TOWNS, like counties, were created by the state to provide basic municipal services. Rooted in New England and New York tradition, town government came to Wisconsin with the settlers, but Wisconsin towns were not like their Eastern counterparts that reflected the existing patterns of local settlement. In Wisconsin, towns are geographical subdivisions of counties. Towns originally served (and for the most part they continue to serve) rural areas. Towns govern those areas of Wisconsin not included in the corporate boundaries of cities and villages.

The difference between "township" and "town" often confuses the public. In Wisconsin, "township' refers to the surveyor's township which was laid out to identify land parcels within a county. Theoretically. a township is a square tract of land, measuring six miles on a side for a total of 36 square miles in the unit. Each township is divided into 36 sections. "Town", as the word is used in Wisconsin, denotes a specific unit of government. It's boundaries may coincide with the surveyor's township or it may look quite different. A Town may include one, parts of or several townships.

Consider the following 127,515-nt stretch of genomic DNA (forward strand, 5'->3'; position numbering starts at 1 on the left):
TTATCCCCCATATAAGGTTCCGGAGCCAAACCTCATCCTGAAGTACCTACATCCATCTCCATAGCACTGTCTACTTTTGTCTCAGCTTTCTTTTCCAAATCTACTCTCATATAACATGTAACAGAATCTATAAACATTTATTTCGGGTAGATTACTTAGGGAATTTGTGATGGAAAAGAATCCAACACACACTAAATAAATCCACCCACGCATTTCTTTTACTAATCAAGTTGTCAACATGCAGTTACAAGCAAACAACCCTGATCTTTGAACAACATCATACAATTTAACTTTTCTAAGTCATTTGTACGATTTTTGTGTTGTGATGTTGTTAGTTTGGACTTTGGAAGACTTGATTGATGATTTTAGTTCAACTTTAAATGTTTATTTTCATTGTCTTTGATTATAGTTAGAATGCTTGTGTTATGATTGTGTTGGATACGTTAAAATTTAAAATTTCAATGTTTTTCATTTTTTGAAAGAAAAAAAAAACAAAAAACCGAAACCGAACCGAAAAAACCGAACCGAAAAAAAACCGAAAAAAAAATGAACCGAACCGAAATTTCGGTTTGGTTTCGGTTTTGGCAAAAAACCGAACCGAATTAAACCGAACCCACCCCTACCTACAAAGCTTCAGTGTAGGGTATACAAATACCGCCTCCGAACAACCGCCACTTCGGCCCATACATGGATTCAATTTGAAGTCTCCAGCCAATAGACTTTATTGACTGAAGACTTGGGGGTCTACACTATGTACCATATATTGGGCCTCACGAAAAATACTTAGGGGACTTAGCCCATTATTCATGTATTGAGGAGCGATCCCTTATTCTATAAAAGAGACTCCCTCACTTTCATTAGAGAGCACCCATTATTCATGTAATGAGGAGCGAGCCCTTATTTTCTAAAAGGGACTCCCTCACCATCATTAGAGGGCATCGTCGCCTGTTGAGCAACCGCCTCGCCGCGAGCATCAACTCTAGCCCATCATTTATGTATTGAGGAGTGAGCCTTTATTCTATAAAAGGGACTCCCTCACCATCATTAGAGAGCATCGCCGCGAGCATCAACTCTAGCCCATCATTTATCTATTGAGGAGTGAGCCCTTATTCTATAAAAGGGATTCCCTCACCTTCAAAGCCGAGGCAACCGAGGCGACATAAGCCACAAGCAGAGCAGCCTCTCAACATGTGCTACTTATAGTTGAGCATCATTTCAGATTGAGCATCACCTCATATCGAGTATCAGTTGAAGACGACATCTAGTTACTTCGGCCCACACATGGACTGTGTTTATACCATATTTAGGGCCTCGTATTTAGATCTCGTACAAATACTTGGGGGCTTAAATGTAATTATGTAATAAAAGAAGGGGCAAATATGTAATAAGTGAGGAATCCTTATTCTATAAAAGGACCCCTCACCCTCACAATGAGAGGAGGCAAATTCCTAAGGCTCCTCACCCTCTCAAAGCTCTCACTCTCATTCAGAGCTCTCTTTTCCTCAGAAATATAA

CITIES and VILLAGES, often referred to as "incorportated areas", govern territory where population is more concentrated. In general, minimum population for incorporation as a village is 150 residents for an isolated village and 2,500 for a metropolitan village located in a more densely settled area. For cities, the minimums are 1,000 and 5,000 respectively. As cities and villages are incorporated, they are carved out of the town territory and become independent units no longer subject to the town's control. The remainder of the town may take on a 'Swiss cheese" configuration as its area is reduced.

[Information above taken from "State of Wisconsin Blue Book 1997-1998"]

ProjectCopyright Notice: These generous contributions do not necessarily depict all tombstone photographs for a given cemetery. The source for many of the cemetery names and placenames on these pages come from Cemetery Locations in Wisconsin, 3rd edition, compiled by Linda M. Herrick and Wendy K. Uncapher. The book is published by Origins at 4327 Milton Ave. Janesville, WI 53546. All files on this site are copyrighted by their creator and/or contributor. They may be linked to but may not be reproduced on another site without specific permission from Tina Vickery [] and/or their contributor. Although public information is not in and of itself copyrightable, the format in which they are presented, the notes and comments, etc., are. It is however, quite permissable to print or save the files to a personal computer for personal use ONLY.

This page was last updated 20 November 2012